How should a child’s temperament be taken into consideration in the school world?

The difference between the school grades of boys and girls is greater in Finland that in the other Western countries. Temperament partly explains this difference. Girls’ way of working, which is regulated by temperament, is more easily rewarded than that of boys, in spite of the fact that it is simply a question of functional style rather than a difference in knowhow. In addition research has shown that shy students easily remain in the shadow of active, outgoing, and bold students and receive different teaching. Such situations are even enhanced for boys.

What is the relationship between temperament and cardiovascular disease?

Temperament runs as a common thread through our research group’s work on the risk factors of cardiovascular disease. Stress is a relevant risk factor for this disease, and innate temperament influences both what a person experiences as stress and how he or she physiologically reacts to stress. A situation can be an exciting challenge for one person and an agonizing experience for another. In other words, temperament affects both a person’s sensitivity to stress and the experienced physiological effects of stress.

A multidisciplinary epidemiological study called ”Cardiovascular Risk in Young Finns” was started in Finland in 1980. This population-based study has monitored the development of cardiovascular risk factors starting with a population-based sample of children and adolescents of six age cohorts. It is the only study worldwide to begin in childhood, the follow-up has thus far lasted into middle age, and the psychological factors have been included since the beginning of the project. This material is absolutely a treasure chest for researchers in many fields. The aforementioned research policies on experimental personality research and the genetic basis of personality have also stemmed from these data. Now we have moved to the next generation, to the children of ”Young Finns”. We can actually call this a fourth generation study. In the first phase, data were collected on both the children, who were the actual subjects of the study, and their parents. In addition, some data were also collected on grandparents. Now the focus is on the subjects’ children, who are also now reaching early adulthood. No such research material is available to psychology researchers elsewhere.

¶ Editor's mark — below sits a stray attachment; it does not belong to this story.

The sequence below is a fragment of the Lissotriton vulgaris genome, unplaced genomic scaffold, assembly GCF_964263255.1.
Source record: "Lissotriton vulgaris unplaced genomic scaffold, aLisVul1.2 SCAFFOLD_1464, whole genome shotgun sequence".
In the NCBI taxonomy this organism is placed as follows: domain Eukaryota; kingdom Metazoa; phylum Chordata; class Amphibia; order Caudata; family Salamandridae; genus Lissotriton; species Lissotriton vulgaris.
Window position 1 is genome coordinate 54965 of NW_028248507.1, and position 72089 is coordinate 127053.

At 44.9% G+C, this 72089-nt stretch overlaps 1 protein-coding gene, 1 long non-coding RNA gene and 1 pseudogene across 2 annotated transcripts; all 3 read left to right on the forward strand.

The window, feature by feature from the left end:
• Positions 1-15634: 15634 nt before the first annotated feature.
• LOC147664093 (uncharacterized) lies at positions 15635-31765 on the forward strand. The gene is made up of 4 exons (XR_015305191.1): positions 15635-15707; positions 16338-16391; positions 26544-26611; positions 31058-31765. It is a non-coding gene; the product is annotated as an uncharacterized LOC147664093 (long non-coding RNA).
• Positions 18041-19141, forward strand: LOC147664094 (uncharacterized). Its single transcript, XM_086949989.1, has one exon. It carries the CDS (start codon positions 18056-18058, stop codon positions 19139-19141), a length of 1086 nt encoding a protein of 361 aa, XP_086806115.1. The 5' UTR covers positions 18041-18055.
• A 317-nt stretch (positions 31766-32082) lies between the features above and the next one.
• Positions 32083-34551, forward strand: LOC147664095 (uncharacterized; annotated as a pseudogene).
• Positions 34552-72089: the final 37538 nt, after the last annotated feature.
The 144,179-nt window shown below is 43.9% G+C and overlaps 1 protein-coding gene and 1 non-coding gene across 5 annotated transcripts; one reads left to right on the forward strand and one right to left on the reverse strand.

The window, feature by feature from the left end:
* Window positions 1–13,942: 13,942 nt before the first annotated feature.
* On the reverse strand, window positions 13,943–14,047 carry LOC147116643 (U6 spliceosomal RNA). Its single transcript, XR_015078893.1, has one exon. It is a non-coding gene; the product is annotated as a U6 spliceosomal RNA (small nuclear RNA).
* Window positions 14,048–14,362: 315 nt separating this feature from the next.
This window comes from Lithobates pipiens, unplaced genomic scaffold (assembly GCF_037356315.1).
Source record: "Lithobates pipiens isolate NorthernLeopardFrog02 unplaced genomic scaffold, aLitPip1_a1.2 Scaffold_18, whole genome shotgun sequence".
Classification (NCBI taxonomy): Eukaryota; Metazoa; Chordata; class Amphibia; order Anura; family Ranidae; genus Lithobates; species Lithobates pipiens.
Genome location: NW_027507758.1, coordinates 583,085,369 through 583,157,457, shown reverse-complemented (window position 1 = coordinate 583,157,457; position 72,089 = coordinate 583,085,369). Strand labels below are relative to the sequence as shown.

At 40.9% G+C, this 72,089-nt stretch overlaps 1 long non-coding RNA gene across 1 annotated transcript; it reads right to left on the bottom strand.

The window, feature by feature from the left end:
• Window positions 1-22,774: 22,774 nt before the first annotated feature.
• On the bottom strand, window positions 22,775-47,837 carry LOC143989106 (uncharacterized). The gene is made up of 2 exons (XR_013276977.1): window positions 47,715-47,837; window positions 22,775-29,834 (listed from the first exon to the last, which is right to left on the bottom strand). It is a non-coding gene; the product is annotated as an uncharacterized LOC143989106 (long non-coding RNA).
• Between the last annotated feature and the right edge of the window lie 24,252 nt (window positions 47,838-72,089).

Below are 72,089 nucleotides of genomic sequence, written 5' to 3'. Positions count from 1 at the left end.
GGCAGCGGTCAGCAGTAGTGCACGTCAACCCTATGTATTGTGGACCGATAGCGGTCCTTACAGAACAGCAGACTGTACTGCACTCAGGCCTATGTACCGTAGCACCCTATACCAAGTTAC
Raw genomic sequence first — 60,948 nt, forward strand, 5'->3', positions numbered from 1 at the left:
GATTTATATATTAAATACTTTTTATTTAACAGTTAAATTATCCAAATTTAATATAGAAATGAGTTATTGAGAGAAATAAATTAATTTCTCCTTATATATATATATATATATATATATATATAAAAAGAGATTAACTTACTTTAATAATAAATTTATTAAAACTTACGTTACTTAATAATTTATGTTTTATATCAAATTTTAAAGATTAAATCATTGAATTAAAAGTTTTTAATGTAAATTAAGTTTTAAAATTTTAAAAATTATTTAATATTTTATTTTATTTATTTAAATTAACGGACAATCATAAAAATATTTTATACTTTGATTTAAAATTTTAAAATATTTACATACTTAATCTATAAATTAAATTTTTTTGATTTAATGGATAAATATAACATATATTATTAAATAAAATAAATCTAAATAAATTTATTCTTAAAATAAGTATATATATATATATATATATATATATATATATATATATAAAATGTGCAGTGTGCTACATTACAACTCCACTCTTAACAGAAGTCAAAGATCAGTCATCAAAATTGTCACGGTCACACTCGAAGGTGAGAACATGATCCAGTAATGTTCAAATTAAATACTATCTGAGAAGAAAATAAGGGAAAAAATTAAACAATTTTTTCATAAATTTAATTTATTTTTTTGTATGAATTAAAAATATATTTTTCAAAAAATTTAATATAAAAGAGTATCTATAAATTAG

What are your the new research challenges?

The current research group is comprised of 21 persons (4 adjunct professors, 5 senior researchers, 8 post-graduate students, and 4 research assistants). The core of the research continues to be personality and cardiovascular disease. In addition to studying the risk factors associated with personality, the development of ’’normal” personality, the genetic basis of personality, and the interrelation between inheritance and the environment in relation to personality are also being focused on. Such topics as the development of depression over a person’s lifespan and social marginalization over generations are also being studied.